Struggling Warriors Are As Vulnerable As Ever

At this point, it’s painfully obvious that the Warriors are worse without Kevin Durant. Since he injured his knee, Golden State holds a 3-4 record as their quality of play has noticeably regressed. Following their scorching start to the season, the Dubs are essentially a lock for one of the top two seeds in the west, but the real concern is their title chances with or without Durant as they reach the home stretch.

The biggest surprise of the Durant-less Warriors has been the struggles of the Splash Bros. In the last six games (both players rested last Saturday against the Spurs), Stephen Curry and Klay Thompson are shooting a combined 40.9-percent from the field, including 31.6-percent from three. This has led to Golden State putting up 99.6 points per game without Durant, down from their season average of 116 points. They’re also failing to move the ball as effectively, as they’ve only averaged 24 assists per game compared to their average of 30 assists on the season. Considering that they’re holding teams to 103.3 points per game over that span, the Warriors’ defense really hasn’t been the problem. Both members of their starting backcourt need to get their shooting back on track, but it’s also the lack of scoring punch off the bench that remains worrisome.

Although the scoring output wasn’t overly impressive, Golden State’s bench from last season possessed more players who weren’t afraid to be aggressive when called upon. Former Warriors players Leandro Barbosa, Brandon Rush, and Marreese Speights were replaced by Patrick McCaw, Matt Barnes, and David West, all of whom aren’t proficient scorers at this point in their careers. Andre Iguodala and Shaun Livingston are both a year older (and slower), and while Ian Clark’s numbers are up, he’s still only averaging 6.6 points per game.

When Durant isn’t available, that’s 25 points a game that they need to make up for, and so far they haven’t figured out the right formula to accomplish that. It raises serious concerns about their scoring capabilities once the playoffs start, which all depends on Durant’s availability.

The day after his injury, the Warriors announced that Durant sustained a Grade 2 MCL strain and a tibial bone bruise in his left leg. The time frame for his re-evaluation was lined up to be four weeks. That would set his earliest return date at March 29th, 17 days before the start of the playoffs. Assuming he comes back on the 29th, that should be plenty of time to get him back up to speed, but any setbacks that linger into the postseason could put the Warriors’ chances at securing the top seed in jeopardy. This alone should have the Warriors worried, but luckily the rest of their schedule should help them finish the season on a high note.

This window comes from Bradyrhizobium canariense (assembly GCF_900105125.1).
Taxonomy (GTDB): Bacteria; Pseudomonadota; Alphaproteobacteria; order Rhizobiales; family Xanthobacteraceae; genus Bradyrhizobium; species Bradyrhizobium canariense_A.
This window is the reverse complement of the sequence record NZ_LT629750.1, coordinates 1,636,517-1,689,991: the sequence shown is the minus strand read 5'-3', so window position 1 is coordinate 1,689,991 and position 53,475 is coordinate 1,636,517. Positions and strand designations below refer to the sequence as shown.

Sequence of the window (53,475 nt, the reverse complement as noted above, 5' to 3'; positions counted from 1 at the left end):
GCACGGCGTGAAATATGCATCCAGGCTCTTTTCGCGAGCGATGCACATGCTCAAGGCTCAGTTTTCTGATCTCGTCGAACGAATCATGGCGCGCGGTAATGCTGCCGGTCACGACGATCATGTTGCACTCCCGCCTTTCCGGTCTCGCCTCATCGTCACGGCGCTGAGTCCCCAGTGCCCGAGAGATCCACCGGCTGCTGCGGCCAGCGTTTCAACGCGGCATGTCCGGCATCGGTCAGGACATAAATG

Of the 15 games remaining in their season, Golden State still has ten home games left compared to five road games. They also play eight playoff teams (if the playoffs started today) in that span, including a brutal stretch of four games in six days where they play Memphis, @ Houston, @ San Antonio, and Houston. Entering Thursday night’s game against the Magic, the Warriors currently sit one game above the Spurs in the standings.

According to FiveThirtyEight, Golden State still has a 72-percent chance of getting the top seed, and a 39-percent to win the title. Along with the benefits of having home court advantage throughout the playoffs, the Warriors should also be motivated to clinch the one seed so they can avoid playing the Rockets in the second round of the playoffs. As a result of their historic offense, Houston has been surging this year and currently holds the third best record in the NBA.

If Golden State wants to win the West, they need to hope that they don’t fall to the second seed and/or that Durant’s return from injury doesn’t get postponed. Otherwise, they could easily find themselves watching the Finals at home this June.

Sources: Rappler, FiveThirtyEight